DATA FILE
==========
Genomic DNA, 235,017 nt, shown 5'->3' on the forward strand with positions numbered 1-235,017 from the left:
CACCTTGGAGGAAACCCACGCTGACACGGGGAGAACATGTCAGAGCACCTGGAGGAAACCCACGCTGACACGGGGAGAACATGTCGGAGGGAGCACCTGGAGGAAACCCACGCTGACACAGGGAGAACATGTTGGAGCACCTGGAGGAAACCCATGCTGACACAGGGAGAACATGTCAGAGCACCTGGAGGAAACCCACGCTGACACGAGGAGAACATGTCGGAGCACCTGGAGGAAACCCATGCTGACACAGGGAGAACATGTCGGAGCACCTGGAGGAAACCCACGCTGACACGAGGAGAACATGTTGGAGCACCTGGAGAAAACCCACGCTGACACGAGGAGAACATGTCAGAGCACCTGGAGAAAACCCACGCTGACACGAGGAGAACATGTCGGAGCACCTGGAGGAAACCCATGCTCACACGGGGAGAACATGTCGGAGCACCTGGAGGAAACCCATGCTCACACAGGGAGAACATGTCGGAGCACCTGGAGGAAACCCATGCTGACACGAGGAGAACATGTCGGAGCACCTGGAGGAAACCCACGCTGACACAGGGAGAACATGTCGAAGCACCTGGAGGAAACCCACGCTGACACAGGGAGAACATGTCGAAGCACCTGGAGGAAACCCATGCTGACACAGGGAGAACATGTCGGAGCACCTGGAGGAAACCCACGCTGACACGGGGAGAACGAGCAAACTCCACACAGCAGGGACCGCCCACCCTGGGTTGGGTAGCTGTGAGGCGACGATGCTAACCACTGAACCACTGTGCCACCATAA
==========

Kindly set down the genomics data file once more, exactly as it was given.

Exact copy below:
Genomic DNA, 235,017 nt, shown 5'->3' on the forward strand with positions numbered 1-235,017 from the left:
CACCTTGGAGGAAACCCACGCTGACACGGGGAGAACATGTCAGAGCACCTGGAGGAAACCCACGCTGACACGGGGAGAACATGTCGGAGGGAGCACCTGGAGGAAACCCACGCTGACACAGGGAGAACATGTTGGAGCACCTGGAGGAAACCCATGCTGACACAGGGAGAACATGTCAGAGCACCTGGAGGAAACCCACGCTGACACGAGGAGAACATGTCGGAGCACCTGGAGGAAACCCATGCTGACACAGGGAGAACATGTCGGAGCACCTGGAGGAAACCCACGCTGACACGAGGAGAACATGTTGGAGCACCTGGAGAAAACCCACGCTGACACGAGGAGAACATGTCAGAGCACCTGGAGAAAACCCACGCTGACACGAGGAGAACATGTCGGAGCACCTGGAGGAAACCCATGCTCACACGGGGAGAACATGTCGGAGCACCTGGAGGAAACCCATGCTCACACAGGGAGAACATGTCGGAGCACCTGGAGGAAACCCATGCTGACACGAGGAGAACATGTCGGAGCACCTGGAGGAAACCCACGCTGACACAGGGAGAACATGTCGAAGCACCTGGAGGAAACCCACGCTGACACAGGGAGAACATGTCGAAGCACCTGGAGGAAACCCATGCTGACACAGGGAGAACATGTCGGAGCACCTGGAGGAAACCCACGCTGACACGGGGAGAACGAGCAAACTCCACACAGCAGGGACCGCCCACCCTGGGTTGGGTAGCTGTGAGGCGACGATGCTAACCACTGAACCACTGTGCCACCATAA